WorkSafe NZ urges Coasters to take care clearing fallen trees
The weekend’s storm on the South Island’s West Coast has left trail of destruction and fallen trees in its wake and Coasters are being warned to take care when clearing the debris.
Hundreds of trees came down in both residential areas and on farms. WorkSafe New Zealand is reminding those cleaning up to plan their work carefully and, ideally, to consult a forestry or arboriculture professional before beginning work.
“The scale of the clean-up facing people in some areas is huge. People will be working long hours under stressful conditions. It’s important that they remember to make safety their top priority,” said Dave Hulston, WorkSafe NZ’s Assessments Manager for the West Coast.
“Clearing fallen trees is dangerous work, particularly if you’re not experienced in working with trees. There are many potential hazards you might not see before firing up your chainsaw.”
“Some of these damaged trees will be under enormous strain and cutting in the wrong place can release that pressure in unexpected and potentially dangerous ways.”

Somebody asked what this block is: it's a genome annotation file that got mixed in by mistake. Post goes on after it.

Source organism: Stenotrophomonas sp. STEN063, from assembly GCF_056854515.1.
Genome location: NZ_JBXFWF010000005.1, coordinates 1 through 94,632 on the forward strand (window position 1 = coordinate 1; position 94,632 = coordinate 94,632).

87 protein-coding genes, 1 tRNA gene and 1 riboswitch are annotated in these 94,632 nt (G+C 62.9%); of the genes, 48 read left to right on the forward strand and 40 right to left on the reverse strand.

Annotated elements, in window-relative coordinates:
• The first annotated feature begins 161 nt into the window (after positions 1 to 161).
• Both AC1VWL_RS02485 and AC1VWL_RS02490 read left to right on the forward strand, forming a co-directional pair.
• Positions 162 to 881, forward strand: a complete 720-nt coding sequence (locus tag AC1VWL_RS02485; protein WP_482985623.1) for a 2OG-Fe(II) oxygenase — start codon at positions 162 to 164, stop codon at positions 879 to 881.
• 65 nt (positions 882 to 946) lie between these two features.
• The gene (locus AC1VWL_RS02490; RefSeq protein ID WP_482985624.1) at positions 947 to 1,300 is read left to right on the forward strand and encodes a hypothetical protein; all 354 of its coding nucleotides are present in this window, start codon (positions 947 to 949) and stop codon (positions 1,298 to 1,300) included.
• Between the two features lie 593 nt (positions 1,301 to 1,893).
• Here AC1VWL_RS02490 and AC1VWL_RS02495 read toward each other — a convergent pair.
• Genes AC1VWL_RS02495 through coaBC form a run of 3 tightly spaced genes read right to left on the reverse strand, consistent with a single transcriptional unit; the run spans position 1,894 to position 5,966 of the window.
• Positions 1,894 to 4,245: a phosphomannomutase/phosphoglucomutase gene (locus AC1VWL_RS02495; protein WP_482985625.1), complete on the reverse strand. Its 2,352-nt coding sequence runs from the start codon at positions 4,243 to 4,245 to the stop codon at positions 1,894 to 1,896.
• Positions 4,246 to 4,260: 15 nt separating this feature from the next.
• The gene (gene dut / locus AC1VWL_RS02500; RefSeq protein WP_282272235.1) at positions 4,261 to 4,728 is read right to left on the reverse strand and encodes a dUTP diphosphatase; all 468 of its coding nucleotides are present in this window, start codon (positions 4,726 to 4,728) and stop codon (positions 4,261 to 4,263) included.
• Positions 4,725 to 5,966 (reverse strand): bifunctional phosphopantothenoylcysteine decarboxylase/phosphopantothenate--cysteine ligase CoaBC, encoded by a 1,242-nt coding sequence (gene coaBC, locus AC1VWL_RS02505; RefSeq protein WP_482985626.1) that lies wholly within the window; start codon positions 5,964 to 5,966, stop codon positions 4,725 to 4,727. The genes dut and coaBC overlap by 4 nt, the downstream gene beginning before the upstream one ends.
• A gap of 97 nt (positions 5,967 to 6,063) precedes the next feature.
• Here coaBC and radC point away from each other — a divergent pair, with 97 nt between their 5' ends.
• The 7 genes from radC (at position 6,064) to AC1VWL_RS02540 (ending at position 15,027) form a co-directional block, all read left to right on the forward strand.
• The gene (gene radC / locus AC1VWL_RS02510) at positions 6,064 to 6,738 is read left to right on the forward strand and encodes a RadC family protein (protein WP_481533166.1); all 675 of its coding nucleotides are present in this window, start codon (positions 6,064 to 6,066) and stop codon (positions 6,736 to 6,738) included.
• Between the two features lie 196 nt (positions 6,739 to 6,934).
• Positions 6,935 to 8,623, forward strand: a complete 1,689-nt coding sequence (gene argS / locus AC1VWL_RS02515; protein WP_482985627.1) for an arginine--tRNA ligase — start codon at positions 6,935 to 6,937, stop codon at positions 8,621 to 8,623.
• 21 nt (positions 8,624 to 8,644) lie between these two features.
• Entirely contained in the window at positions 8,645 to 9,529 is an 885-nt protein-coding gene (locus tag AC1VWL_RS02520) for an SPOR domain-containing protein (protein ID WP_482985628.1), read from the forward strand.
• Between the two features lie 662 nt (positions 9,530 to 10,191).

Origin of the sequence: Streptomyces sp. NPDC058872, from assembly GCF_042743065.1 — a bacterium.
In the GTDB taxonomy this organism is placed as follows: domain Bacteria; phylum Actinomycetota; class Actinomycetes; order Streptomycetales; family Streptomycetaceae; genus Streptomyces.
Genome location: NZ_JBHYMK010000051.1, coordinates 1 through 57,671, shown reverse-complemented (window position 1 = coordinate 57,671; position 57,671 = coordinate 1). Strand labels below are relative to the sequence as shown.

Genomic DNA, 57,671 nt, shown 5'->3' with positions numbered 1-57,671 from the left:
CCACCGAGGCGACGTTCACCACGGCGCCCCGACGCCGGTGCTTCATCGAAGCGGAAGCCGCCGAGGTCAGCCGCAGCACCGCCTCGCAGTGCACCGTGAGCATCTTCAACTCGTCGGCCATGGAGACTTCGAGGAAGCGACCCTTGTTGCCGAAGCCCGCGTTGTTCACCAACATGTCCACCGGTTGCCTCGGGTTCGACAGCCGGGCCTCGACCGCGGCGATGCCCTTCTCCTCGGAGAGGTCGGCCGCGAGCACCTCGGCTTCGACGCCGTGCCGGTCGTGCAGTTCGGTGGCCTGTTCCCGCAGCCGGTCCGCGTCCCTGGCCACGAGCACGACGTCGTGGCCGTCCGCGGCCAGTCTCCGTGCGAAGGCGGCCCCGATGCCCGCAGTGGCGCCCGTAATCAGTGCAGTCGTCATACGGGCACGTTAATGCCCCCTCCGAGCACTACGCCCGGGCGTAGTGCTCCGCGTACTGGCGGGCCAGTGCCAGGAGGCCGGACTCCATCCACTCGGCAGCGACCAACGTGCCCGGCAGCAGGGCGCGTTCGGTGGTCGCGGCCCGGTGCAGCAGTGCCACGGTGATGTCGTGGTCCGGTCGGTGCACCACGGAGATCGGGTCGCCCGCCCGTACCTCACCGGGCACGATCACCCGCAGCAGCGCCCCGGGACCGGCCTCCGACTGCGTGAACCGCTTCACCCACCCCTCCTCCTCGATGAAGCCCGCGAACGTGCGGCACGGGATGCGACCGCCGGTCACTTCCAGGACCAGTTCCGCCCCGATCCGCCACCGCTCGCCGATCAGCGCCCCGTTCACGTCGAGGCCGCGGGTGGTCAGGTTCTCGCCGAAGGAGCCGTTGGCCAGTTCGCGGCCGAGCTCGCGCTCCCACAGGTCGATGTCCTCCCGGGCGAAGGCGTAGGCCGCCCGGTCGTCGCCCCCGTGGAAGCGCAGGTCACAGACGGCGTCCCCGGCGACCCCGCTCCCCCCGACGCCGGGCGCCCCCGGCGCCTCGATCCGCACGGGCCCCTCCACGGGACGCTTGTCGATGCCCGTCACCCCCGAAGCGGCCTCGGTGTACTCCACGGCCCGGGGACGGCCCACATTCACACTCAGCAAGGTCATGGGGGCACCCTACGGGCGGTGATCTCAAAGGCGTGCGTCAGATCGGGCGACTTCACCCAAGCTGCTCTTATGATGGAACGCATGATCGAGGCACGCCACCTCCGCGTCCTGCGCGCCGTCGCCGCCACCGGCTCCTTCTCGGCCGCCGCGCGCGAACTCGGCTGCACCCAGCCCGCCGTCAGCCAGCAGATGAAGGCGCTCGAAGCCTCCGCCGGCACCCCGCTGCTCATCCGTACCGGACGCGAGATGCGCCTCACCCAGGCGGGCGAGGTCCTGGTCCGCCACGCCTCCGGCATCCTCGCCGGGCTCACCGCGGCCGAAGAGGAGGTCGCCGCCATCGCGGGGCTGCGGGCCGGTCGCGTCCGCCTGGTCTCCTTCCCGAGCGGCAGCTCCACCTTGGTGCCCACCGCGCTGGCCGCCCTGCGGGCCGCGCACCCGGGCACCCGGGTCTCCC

“If you’re clearing a stand of wind-thrown trees or areas of damaged trees on the ground, we recommend you consult a professional who can either give you advice on how to proceed or do the work for you,” Mr Hulston said.
“The cost is far less than a serious injury if you do it yourself and get it wrong.”
There are some very important safety steps that should always be followed when working with fallen or wind-thrown trees:
- keep children away from any windfall particularly when cutting begins
- remember safety at all times—always use safety equipment such as footwear, leg protection, a helmet, eye protection and earmuffs.
- make sure you have stable footing before cutting begins
- have sufficient clear space to work
- ensure you have an escape path cleared
- ensure a clear communication system is in use for emergencies
- work beside trees, and never work directly under them
“There is plenty of advice available from WorkSafe NZ and we strongly recommend Coasters take it on board,” Mr Hulston said.
Advice is available at:
- The approved code of practice for safety and health in forest operations
- A guide to safety with chainsaws
- WorkSafe NZ’s best practice guide for safe manual tree felling